German court sets trial for 100-year-old alleged Nazi guard

By Joshua Nevett
BBC News

Published
image source, Getty Images
image captionThe Nazi SS imprisoned more than 200,000 people at the Sachsenhausen camp during World War Two

A 100-year-old alleged former guard at a Nazi concentration camp will stand trial in Germany accused of complicity in 3,518 murders, prosecutors say.

The unnamed suspect is accused of assisting in the murder of prisoners at the Sachsenhausen camp near Berlin between 1942 and 1945.

His alleged crimes include complicity in executions by firing squad and poisonous gas.

On Monday prosecutors confirmed the man would be fit to stand trial in October.

Prosecutors said the man underwent a medical assessment which, despite his advanced age, deemed him fit to appear in court for two-and-a-half hours per day.

Confirmation of the man's fitness to stand trial was first reported by German newspaper Welt am Sonntag on Sunday.

The newspaper quoted one lawyer, Thomas Walther, as saying many of the complainants were "just as old as the accused and expect justice to be done".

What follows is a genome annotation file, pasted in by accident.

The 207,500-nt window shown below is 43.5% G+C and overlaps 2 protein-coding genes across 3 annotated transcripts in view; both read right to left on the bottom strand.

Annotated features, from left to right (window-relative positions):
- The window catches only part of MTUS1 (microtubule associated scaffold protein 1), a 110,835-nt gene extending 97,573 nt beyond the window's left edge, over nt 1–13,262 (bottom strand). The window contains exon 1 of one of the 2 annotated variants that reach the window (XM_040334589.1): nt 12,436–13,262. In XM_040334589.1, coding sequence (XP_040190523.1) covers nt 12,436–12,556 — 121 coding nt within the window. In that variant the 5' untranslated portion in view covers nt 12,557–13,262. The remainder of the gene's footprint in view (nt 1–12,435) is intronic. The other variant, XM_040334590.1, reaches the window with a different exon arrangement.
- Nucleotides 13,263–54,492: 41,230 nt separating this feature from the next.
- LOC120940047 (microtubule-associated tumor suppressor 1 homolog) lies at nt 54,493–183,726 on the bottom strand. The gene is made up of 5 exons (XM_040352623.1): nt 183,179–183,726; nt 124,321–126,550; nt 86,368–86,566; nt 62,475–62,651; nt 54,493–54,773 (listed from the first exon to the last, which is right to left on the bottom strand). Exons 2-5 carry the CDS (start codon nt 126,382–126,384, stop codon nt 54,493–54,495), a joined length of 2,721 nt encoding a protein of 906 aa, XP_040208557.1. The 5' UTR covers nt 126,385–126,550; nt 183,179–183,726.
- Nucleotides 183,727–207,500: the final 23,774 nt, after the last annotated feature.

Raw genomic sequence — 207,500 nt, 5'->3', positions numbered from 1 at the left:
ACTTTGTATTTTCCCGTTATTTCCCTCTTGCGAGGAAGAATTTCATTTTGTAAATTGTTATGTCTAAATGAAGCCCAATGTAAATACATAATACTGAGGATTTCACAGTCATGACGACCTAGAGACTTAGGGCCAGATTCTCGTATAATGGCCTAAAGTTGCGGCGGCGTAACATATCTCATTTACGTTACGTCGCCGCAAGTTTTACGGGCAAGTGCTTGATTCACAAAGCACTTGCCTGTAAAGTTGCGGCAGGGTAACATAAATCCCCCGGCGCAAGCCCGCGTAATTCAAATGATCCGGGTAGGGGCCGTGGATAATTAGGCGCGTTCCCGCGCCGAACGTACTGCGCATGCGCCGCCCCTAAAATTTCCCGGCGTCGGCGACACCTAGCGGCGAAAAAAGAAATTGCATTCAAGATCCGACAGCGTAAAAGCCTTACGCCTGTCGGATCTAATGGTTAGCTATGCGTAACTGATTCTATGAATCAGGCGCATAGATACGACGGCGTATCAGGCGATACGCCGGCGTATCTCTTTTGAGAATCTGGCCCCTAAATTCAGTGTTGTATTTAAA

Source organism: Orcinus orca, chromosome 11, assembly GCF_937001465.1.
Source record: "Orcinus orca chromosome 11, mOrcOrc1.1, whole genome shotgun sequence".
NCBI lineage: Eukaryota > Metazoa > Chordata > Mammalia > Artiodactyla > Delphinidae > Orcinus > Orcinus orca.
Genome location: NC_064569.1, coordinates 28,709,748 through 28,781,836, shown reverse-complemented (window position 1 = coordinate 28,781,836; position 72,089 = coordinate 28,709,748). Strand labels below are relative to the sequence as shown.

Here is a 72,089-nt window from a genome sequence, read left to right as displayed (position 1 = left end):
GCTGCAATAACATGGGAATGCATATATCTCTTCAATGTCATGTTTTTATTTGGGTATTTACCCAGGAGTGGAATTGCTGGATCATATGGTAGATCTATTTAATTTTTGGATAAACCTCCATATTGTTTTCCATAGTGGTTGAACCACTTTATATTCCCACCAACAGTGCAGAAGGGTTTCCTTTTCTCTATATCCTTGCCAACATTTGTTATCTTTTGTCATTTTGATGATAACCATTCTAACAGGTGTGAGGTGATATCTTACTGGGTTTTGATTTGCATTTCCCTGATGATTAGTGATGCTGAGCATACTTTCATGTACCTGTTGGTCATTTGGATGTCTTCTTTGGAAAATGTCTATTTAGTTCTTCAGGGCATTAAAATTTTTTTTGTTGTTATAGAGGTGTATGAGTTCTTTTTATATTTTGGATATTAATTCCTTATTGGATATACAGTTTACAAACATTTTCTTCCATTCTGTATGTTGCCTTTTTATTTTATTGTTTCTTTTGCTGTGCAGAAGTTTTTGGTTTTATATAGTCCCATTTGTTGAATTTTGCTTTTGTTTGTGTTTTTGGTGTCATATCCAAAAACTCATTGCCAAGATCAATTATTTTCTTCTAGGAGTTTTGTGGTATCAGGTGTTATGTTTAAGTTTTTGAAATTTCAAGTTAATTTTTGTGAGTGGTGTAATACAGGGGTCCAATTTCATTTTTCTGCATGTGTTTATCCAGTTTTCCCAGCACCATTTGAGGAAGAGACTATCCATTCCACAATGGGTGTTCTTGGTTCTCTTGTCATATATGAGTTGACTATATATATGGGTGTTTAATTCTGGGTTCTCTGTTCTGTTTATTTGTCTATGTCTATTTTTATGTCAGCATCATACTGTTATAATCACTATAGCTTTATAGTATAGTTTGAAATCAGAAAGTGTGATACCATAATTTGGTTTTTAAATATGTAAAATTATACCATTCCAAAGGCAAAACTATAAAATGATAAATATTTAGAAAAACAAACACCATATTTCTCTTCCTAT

German media say the trial is expected to be one of the last concerning crimes committed during the Nazi era. The survivors and perpetrators are now very old.

About 200,000 people were imprisoned at the Sachsenhausen camp between 1936 and 1945.

Political opponents, prisoners of war and persecuted groups were among those detained there by the SS, Nazi Germany's foremost security agency.

The Sachsenhausen museum says tens of thousands of prisoners died at the camp as a result of hunger, disease, forced labour, extermination operations and other causes.

Germany has been pursuing former Nazi camp workers since a landmark ruling in 2011 that convicted a former guard, John Demjanjuk, as an accessory to mass murder. He died pending an appeal, but the verdict set a legal precedent.

Previously, courts had required evidence of direct involvement in atrocities.

Although the number of suspects in Nazi crimes is dwindling, prosecutors are still trying to bring individuals to justice.

In July 2020, a 93-year-old former concentration camp guard was found guilty of complicity in the murder of more than 5,000 prisoners.

But in March this year, prosecutors said a 96-year-old alleged former camp guard was unfit to stand trial.

You may also be interested in:

media caption"I was a skeleton" - Henri Kichka lost his whole family in Auschwitz

Related Topics

More on this story